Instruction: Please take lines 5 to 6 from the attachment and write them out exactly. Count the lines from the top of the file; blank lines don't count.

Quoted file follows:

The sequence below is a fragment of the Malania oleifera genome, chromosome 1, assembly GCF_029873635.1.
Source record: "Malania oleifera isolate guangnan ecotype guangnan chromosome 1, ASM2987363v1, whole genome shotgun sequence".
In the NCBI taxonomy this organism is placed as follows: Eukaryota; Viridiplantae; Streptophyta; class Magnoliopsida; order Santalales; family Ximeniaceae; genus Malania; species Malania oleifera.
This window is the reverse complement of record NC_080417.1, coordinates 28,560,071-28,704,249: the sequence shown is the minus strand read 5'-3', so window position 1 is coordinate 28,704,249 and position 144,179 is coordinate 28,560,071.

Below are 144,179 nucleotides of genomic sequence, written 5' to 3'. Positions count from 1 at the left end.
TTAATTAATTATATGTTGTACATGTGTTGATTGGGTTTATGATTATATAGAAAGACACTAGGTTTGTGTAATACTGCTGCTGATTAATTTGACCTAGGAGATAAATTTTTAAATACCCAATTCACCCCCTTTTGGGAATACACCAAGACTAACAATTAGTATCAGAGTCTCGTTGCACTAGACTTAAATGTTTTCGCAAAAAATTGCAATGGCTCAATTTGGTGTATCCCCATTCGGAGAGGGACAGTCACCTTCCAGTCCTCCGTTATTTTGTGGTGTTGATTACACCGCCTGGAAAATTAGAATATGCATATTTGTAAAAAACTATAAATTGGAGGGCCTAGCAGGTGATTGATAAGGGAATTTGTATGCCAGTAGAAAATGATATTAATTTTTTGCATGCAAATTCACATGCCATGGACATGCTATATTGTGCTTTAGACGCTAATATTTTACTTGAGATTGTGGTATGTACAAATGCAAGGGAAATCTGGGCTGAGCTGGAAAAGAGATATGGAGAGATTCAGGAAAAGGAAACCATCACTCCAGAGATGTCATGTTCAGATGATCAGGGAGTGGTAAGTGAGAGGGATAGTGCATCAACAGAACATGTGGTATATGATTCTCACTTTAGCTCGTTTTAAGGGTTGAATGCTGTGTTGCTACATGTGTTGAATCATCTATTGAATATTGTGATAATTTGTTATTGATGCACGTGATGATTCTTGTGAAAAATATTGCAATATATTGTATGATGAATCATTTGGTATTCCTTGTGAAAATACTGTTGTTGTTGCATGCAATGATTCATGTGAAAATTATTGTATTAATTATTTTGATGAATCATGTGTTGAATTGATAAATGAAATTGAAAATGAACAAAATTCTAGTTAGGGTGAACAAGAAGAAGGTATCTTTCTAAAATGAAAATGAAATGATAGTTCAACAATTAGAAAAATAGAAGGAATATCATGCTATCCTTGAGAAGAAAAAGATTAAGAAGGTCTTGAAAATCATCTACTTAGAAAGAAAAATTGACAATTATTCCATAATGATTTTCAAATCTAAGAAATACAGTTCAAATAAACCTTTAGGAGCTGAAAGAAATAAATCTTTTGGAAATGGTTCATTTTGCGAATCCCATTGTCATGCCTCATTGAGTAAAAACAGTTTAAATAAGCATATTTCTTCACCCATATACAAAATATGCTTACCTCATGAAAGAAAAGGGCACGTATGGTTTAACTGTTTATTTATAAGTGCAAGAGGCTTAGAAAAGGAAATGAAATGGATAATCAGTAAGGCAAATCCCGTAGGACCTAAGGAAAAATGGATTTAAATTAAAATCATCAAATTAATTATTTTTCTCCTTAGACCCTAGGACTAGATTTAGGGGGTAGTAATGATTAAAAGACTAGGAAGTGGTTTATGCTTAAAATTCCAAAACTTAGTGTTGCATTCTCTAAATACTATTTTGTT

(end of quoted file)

Below are 144,179 nucleotides of genomic sequence, written 5' to 3'. Positions count from 1 at the left end.
TTAATTAATTATATGTTGTACATGTGTTGATTGGGTTTATGATTATATAGAAAGACACTAGGTTTGTGTAATACTGCTGCTGATTAATTTGACCTAGGAGATAAATTTTTAAATACCCAATTCACCCCCTTTTGGGAATACACCAAGACTAACAATTAGTATCAGAGTCTCGTTGCACTAGACTTAAATGTTTTCGCAAAAAATTGCAATGGCTCAATTTGGTGTATCCCCATTCGGAGAGGGACAGTCACCTTCCAGTCCTCCGTTATTTTGTGGTGTTGATTACACCGCCTGGAAAATTAGAATATGCATATTTGTAAAAAACTATAAATTGGAGGGCCTAGCAGGTGATTGATAAGGGAATTTGTATGCCAGTAGAAAATGATATTAATTTTTTGCATGCAAATTCACATGCCATGGACATGCTATATTGTGCTTTAGACGCTAATATTTTACTTGAGATTGTGGTATGTACAAATGCAAGGGAAATCTGGGCTGAGCTGGAAAAGAGATATGGAGAGATTCAGGAAAAGGAAACCATCACTCCAGAGATGTCATGTTCAGATGATCAGGGAGTGGTAAGTGAGAGGGATAGTGCATCAACAGAACATGTGGTATATGATTCTCACTTTAGCTCGTTTTAAGGGTTGAATGCTGTGTTGCTACATGTGTTGAATCATCTATTGAATATTGTGATAATTTGTTATTGATGCACGTGATGATTCTTGTGAAAAATATTGCAATATATTGTATGATGAATCATTTGGTATTCCTTGTGAAAATACTGTTGTTGTTGCATGCAATGATTCATGTGAAAATTATTGTATTAATTATTTTGATGAATCATGTGTTGAATTGATAAATGAAATTGAAAATGAACAAAATTCTAGTTAGGGTGAACAAGAAGAAGGTATCTTTCTAAAATGAAAATGAAATGATAGTTCAACAATTAGAAAAATAGAAGGAATATCATGCTATCCTTGAGAAGAAAAAGATTAAGAAGGTCTTGAAAATCATCTACTTAGAAAGAAAAATTGACAATTATTCCATAATGATTTTCAAATCTAAGAAATACAGTTCAAATAAACCTTTAGGAGCTGAAAGAAATAAATCTTTTGGAAATGGTTCATTTTGCGAATCCCATTGTCATGCCTCATTGAGTAAAAACAGTTTAAATAAGCATATTTCTTCACCCATATACAAAATATGCTTACCTCATGAAAGAAAAGGGCACGTATGGTTTAACTGTTTATTTATAAGTGCAAGAGGCTTAGAAAAGGAAATGAAATGGATAATCAGTAAGGCAAATCCCGTAGGACCTAAGGAAAAATGGATTTAAATTAAAATCATCAAATTAATTATTTTTCTCCTTAGACCCTAGGACTAGATTTAGGGGGTAGTAATGATTAAAAGACTAGGAAGTGGTTTATGCTTAAAATTCCAAAACTTAGTGTTGCATTCTCTAAATACTATTTTGTT